The INS Officer based his decision on the application filed by Mr. Sardo as well as Mr. Sardo's answers during his INS interview. As the Court noted when it ruled from the bench, from the INS Officer's perspective a lie and a false statement could not be differentiated. The INS Officer's decision was reasonable and the Government's position to defend his decision was reasonable in both law and fact. Thus, the Government was substantially justified in defending the denial of Mr. Sardo's naturalization application and attorneys fees and costs shall not be awarded. II
The Justice Act directs a court to award an attorney fee to "a prevailing [non-government] party" in any suit by or against the United States "unless the court finds that the position of the United States was substantially justified . . . ." 28 U.S.C. § 2412(d)(1)(A). The government's position is "substantially justified" if it is "`justified in substance or in the main' - that is, justified to a degree that could satisfy a reasonable person. That is no different from the `reasonable basis both in law and fact' formulation adopted by the Ninth Circuit and the vast majority of other Courts of Appeals that have addressed this issue." Pierce v. Underwood, 487 U.S. 552, 565 (1988); see
No. 07-1569 Sardo v. Dep't of Homeland Security also, Jankovich v. Bowen, 868 F.2d 867, 869 (6th Cir. 1989) ("[T]he proper standard in EAJA cases is whether the Government's position was justified, both in fact and in law, to a degree that could satisfy a reasonable person."). We review the district court's "substantially-justified" ruling under an abuse-of-discretion standard. Pierce, 487 U.S. at 558-563; see also, United States v. $515,060.42 in U.S. Currency, 152 F.3d 491, 506 (6th Cir. 1998) (citing Pierce).
To be naturalized, the applicant must be "a person of good moral character." 8 U.S.C. § 1427. One "who has given false testimony for the purpose of obtaining any benefits under this chapter," which include naturalization, cannot be found to be "of good moral character." 8 U.S.C. § 1101(f)(6). Thus, if Sardo gave "false testimony" about his criminal record, he was ineligible for naturalization.
Under our "deferential review of a district court's decision regarding attorney's fees under the EAJA [,] "Pierce, 487 U.S. at 565, we conclude that the district court did not abuse its discretion in finding that the government was "substantially justified" in denying Sardo's petition for naturalization and defending that ruling in the ensuing litigation. The government's actions would have satisfied a reasonable person as justified both in fact and in law.
They were justified in fact because Sardo unquestionably made numerous false statements about his prior criminal record in both his written application for naturalization and his sworn statement before the Immigration Officer. In the former document he made five false statements; in the latter he made false statements about various aspects of his criminal conduct.
No. 07-1569 Sardo v. Dep't of Homeland Security In his administrative appeal the only justification or excuse Sardo offered for his false statements was that the events he concealed all happened a long time ago, when he was a "youth," and that he did not "recall what happened." His alleged memory lapses did not justify his misstatements or require the government to overlook or forgive them. The naturalization form framed the questions to which he gave false answers in terms of whether he had "EVER" (capitalized in the form) been subjected to the specified conduct. His sworn statement to the Immigration Officer included the declaration that "in no time in my life" had he "ever been" arrested, convicted, etc.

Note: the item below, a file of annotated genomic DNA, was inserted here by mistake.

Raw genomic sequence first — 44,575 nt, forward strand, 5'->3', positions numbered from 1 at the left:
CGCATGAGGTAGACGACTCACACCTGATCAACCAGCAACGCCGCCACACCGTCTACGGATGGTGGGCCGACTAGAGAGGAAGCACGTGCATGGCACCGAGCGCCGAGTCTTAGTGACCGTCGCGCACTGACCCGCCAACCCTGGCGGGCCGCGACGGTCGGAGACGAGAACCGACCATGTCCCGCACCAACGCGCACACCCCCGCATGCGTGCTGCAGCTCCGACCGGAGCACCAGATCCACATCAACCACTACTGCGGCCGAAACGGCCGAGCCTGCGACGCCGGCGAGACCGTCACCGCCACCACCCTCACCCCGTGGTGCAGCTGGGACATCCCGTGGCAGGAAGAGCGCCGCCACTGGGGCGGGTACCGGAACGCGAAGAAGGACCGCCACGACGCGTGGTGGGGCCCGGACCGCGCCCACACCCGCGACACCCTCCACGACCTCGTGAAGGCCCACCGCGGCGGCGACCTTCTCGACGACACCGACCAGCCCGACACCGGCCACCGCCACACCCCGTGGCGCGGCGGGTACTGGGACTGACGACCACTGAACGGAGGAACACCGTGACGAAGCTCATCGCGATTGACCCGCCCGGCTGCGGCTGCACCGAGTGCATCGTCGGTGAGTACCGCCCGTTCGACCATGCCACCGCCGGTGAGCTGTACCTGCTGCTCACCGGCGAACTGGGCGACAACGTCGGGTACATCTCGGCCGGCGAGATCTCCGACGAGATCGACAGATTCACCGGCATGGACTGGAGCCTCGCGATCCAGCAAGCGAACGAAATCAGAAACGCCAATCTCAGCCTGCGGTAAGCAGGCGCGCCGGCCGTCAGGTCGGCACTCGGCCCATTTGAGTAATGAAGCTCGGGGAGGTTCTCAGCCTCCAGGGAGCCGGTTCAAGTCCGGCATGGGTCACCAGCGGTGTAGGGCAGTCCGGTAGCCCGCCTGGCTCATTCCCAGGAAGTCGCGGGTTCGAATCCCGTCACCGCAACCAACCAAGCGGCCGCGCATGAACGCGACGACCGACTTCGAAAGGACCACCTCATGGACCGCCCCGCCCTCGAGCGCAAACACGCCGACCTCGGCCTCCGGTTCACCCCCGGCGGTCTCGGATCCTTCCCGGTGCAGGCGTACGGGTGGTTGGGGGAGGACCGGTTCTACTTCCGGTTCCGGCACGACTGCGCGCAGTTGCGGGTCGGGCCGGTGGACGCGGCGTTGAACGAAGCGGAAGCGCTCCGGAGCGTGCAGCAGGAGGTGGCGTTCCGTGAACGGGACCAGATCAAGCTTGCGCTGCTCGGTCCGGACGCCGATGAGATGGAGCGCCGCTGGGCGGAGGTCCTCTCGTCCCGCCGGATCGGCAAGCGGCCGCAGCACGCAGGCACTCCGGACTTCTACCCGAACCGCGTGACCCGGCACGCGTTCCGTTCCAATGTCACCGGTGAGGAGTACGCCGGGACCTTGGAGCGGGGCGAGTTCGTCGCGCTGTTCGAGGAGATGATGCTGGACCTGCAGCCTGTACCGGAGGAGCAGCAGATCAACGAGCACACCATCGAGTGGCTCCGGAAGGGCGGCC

Sardo's apparent culpability for concealing his criminal record is underscored by his district court testimony that he had an employee (who was unaware of his prior criminal record) fill out the naturalization application form, that "he filled out the papers. He told me to sign them, and I signed them . . . . [H]e gives me a lot of papers to sign, and I sign them. I don't even look at them." In response to the question "Did you go through the entire application before signing it?" he answered "No, I didn't." He "signed it without looking at it." The first time he had "looked at" the application form had been "just now" at the hearing.
The government's actions were justified in law because a reasonable person could have concluded that Sardo's concealment of his prior arrests, convictions, and other involvement with the criminal justice system reflected a sufficient lack of good moral character to justify denying him naturalization. Although the district court ultimately concluded that Sardo had memory problems and did not intend to deceive the government by his false statements, the court itself recognized that
No. 07-1569 Sardo v. Dep't of Homeland Security the government had acted reasonably in continuing to oppose Sardo's naturalization during the administrative and judicial proceedings.
Sardo contends that the government's position was not substantially justified because the government allegedly violated a regulation under which, before the government denied his application, he should have been informed of and permitted to examine the government's material showing Sardo's arrests and convictions. Assuming without deciding that the government's violation of such a regulation could undermine a claim of substantial justification, the regulation upon which Sardo relies does not apply to this case.
The regulation, 8 C.F.R. § 103.2(b)(16), provides in pertinent part:
If the decision will be adverse to the applicant or petitioner and is based on derogatory information considered by the Service and of which the applicant or petitioner is unaware, he/she shall be advised of this fact and offered an opportunity to rebut the information and present information in his/her own behalf before the decision is rendered.
This provision requires disclosure only of information of which the applicant "is unaware." The regulation is directed to adverse information that the applicant does not know about - - usually from a third person - - not to such information that the applicant simply has forgotten. The government cannot be faulted for failing to disclose to Sardo the information it had about his prior criminal record before it initially denied him naturalization.
No. 07-1569 Sardo v. Dep't of Homeland Security We have considered, but find unpersuasive, Sardo's other arguments, which do not warrant discussion.
The order of the district court denying Sardo attorney fees is affirmed.